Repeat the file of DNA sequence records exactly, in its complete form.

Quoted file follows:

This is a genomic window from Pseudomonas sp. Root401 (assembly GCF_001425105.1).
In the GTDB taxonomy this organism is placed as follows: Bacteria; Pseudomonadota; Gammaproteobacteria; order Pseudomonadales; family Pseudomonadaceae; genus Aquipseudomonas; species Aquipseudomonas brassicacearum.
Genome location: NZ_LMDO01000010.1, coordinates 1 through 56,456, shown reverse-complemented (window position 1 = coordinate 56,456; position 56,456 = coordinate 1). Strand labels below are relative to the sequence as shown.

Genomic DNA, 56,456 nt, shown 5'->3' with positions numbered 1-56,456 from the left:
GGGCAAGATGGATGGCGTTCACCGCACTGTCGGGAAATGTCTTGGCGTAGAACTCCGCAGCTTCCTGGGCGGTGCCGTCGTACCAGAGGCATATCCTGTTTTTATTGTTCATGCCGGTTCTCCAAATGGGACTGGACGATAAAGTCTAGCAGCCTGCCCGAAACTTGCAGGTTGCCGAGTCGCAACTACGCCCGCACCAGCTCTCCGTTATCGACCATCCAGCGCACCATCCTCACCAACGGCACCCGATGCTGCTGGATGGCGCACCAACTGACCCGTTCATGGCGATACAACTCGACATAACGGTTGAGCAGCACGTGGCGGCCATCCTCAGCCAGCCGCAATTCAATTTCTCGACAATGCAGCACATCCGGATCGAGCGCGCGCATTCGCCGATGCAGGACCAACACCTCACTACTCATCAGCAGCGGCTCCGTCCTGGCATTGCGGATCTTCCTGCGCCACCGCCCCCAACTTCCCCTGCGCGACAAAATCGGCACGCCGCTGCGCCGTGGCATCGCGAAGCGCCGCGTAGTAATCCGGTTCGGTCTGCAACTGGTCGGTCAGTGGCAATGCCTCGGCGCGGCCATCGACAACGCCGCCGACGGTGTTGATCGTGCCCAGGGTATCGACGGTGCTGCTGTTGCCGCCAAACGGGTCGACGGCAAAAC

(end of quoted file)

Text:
This is a genomic window from Pseudomonas sp. Root401 (assembly GCF_001425105.1).
In the GTDB taxonomy this organism is placed as follows: Bacteria; Pseudomonadota; Gammaproteobacteria; order Pseudomonadales; family Pseudomonadaceae; genus Aquipseudomonas; species Aquipseudomonas brassicacearum.
Genome location: NZ_LMDO01000010.1, coordinates 1 through 56,456, shown reverse-complemented (window position 1 = coordinate 56,456; position 56,456 = coordinate 1). Strand labels below are relative to the sequence as shown.

Genomic DNA, 56,456 nt, shown 5'->3' with positions numbered 1-56,456 from the left:
GGGCAAGATGGATGGCGTTCACCGCACTGTCGGGAAATGTCTTGGCGTAGAACTCCGCAGCTTCCTGGGCGGTGCCGTCGTACCAGAGGCATATCCTGTTTTTATTGTTCATGCCGGTTCTCCAAATGGGACTGGACGATAAAGTCTAGCAGCCTGCCCGAAACTTGCAGGTTGCCGAGTCGCAACTACGCCCGCACCAGCTCTCCGTTATCGACCATCCAGCGCACCATCCTCACCAACGGCACCCGATGCTGCTGGATGGCGCACCAACTGACCCGTTCATGGCGATACAACTCGACATAACGGTTGAGCAGCACGTGGCGGCCATCCTCAGCCAGCCGCAATTCAATTTCTCGACAATGCAGCACATCCGGATCGAGCGCGCGCATTCGCCGATGCAGGACCAACACCTCACTACTCATCAGCAGCGGCTCCGTCCTGGCATTGCGGATCTTCCTGCGCCACCGCCCCCAACTTCCCCTGCGCGACAAAATCGGCACGCCGCTGCGCCGTGGCATCGCGAAGCGCCGCGTAGTAATCCGGTTCGGTCTGCAACTGGTCGGTCAGTGGCAATGCCTCGGCGCGGCCATCGACAACGCCGCCGACGGTGTTGATCGTGCCCAGGGTATCGACGGTGCTGCTGTTGCCGCCAAACGGGTCGACGGCAAAAC